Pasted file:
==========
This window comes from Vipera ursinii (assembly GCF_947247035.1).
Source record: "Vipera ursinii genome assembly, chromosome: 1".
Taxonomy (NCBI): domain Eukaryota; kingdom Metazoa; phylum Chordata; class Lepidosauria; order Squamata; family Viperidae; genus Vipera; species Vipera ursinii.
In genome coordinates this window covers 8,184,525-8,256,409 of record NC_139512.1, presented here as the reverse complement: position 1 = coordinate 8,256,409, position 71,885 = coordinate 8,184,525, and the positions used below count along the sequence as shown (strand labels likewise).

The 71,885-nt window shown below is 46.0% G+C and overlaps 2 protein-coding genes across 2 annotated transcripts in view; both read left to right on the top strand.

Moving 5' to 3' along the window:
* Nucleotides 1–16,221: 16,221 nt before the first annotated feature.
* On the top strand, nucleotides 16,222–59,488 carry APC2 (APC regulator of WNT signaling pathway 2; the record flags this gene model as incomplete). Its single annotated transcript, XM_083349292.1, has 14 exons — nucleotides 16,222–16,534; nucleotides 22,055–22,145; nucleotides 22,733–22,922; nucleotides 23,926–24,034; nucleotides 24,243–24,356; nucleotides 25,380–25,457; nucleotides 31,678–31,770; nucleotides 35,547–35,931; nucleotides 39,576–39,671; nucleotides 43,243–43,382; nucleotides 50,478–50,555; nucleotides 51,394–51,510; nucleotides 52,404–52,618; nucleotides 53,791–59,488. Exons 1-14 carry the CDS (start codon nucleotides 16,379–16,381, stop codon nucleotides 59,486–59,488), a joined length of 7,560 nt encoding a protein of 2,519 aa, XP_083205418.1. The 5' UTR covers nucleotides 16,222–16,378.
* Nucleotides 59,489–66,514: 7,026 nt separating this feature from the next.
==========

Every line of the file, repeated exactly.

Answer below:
This window comes from Vipera ursinii (assembly GCF_947247035.1).
Source record: "Vipera ursinii genome assembly, chromosome: 1".
Taxonomy (NCBI): domain Eukaryota; kingdom Metazoa; phylum Chordata; class Lepidosauria; order Squamata; family Viperidae; genus Vipera; species Vipera ursinii.
In genome coordinates this window covers 8,184,525-8,256,409 of record NC_139512.1, presented here as the reverse complement: position 1 = coordinate 8,256,409, position 71,885 = coordinate 8,184,525, and the positions used below count along the sequence as shown (strand labels likewise).

The 71,885-nt window shown below is 46.0% G+C and overlaps 2 protein-coding genes across 2 annotated transcripts in view; both read left to right on the top strand.

Moving 5' to 3' along the window:
* Nucleotides 1–16,221: 16,221 nt before the first annotated feature.
* On the top strand, nucleotides 16,222–59,488 carry APC2 (APC regulator of WNT signaling pathway 2; the record flags this gene model as incomplete). Its single annotated transcript, XM_083349292.1, has 14 exons — nucleotides 16,222–16,534; nucleotides 22,055–22,145; nucleotides 22,733–22,922; nucleotides 23,926–24,034; nucleotides 24,243–24,356; nucleotides 25,380–25,457; nucleotides 31,678–31,770; nucleotides 35,547–35,931; nucleotides 39,576–39,671; nucleotides 43,243–43,382; nucleotides 50,478–50,555; nucleotides 51,394–51,510; nucleotides 52,404–52,618; nucleotides 53,791–59,488. Exons 1-14 carry the CDS (start codon nucleotides 16,379–16,381, stop codon nucleotides 59,486–59,488), a joined length of 7,560 nt encoding a protein of 2,519 aa, XP_083205418.1. The 5' UTR covers nucleotides 16,222–16,378.
* Nucleotides 59,489–66,514: 7,026 nt separating this feature from the next.